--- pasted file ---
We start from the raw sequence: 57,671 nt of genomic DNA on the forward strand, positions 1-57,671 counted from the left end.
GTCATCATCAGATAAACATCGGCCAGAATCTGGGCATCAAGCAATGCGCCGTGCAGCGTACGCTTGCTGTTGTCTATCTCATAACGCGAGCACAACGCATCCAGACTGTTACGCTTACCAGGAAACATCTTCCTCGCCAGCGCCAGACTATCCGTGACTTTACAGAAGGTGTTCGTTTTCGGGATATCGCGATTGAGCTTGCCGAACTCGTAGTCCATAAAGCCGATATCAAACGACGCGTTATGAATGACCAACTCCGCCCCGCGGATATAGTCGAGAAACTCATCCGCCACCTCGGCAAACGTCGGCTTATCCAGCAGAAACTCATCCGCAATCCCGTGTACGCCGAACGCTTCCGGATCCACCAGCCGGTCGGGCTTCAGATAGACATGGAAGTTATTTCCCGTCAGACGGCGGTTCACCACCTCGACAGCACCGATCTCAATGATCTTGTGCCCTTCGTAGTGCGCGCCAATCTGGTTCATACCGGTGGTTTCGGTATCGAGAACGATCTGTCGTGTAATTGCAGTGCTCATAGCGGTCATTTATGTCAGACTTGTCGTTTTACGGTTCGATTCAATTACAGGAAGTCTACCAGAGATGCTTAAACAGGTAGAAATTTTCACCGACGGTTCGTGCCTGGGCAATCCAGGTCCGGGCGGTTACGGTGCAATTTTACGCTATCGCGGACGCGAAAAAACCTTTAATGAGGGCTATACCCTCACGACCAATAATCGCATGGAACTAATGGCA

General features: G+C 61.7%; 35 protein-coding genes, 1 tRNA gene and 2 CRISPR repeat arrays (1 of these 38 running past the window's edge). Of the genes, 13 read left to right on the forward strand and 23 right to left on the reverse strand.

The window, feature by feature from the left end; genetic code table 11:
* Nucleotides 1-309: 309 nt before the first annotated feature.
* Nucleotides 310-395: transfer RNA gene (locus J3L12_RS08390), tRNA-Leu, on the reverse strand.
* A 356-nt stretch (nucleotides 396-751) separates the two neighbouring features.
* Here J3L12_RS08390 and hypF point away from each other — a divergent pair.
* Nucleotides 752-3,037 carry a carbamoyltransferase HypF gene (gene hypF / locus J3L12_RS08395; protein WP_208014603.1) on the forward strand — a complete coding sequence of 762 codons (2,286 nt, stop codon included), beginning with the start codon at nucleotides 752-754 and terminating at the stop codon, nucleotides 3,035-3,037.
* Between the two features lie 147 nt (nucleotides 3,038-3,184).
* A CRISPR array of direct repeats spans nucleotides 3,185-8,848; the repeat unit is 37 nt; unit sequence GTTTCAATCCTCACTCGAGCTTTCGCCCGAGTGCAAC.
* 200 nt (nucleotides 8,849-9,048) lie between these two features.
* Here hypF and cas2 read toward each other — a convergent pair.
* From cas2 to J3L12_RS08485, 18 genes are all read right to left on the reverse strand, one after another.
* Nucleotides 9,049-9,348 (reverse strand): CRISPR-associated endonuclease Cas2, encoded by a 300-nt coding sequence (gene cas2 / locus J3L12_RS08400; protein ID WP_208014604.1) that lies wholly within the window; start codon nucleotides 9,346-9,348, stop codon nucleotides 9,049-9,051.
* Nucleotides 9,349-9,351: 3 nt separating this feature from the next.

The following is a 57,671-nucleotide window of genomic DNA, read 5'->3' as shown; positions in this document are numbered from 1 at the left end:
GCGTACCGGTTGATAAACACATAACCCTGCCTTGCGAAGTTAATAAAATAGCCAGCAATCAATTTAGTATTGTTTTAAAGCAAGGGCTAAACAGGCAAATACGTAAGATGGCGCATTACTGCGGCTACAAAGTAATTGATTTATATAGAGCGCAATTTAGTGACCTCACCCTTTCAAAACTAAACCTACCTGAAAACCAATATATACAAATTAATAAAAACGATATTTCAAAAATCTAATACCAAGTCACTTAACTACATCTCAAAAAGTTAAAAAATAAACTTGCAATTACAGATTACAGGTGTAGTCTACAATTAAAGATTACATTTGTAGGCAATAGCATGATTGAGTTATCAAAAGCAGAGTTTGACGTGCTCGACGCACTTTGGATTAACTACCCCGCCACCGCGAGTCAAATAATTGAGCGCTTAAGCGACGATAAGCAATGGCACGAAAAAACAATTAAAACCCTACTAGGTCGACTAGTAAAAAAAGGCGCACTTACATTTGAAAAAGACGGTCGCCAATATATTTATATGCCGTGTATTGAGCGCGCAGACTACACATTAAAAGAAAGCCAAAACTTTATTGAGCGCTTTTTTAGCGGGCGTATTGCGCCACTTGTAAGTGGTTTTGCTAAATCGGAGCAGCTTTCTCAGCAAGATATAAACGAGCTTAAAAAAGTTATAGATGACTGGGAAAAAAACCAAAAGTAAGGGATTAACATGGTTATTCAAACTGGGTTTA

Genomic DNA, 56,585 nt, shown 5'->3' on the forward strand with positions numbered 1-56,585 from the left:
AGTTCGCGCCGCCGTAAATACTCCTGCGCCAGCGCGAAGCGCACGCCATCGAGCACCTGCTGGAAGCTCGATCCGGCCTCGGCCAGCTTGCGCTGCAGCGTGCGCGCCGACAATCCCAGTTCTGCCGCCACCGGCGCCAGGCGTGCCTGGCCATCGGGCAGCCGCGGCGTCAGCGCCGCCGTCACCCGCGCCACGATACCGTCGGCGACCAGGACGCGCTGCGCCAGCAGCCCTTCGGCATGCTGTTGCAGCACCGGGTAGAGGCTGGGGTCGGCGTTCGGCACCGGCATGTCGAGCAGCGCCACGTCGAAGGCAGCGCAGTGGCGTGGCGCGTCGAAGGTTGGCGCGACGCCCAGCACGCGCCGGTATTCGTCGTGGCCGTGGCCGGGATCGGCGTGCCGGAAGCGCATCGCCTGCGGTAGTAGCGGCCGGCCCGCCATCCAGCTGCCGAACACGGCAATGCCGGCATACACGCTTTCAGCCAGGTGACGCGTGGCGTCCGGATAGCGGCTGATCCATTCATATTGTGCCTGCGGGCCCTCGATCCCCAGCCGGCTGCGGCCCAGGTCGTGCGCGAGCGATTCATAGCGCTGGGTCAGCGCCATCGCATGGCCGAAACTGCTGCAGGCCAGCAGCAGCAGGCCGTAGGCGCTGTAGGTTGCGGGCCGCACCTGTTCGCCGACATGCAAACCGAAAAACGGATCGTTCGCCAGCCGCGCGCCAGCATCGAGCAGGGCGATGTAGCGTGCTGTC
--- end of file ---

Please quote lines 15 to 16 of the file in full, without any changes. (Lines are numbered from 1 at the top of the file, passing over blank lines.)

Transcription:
* Nucleotides 9,049-9,348 (reverse strand): CRISPR-associated endonuclease Cas2, encoded by a 300-nt coding sequence (gene cas2 / locus J3L12_RS08400; protein ID WP_208014604.1) that lies wholly within the window; start codon nucleotides 9,346-9,348, stop codon nucleotides 9,049-9,051.
* Nucleotides 9,349-9,351: 3 nt separating this feature from the next.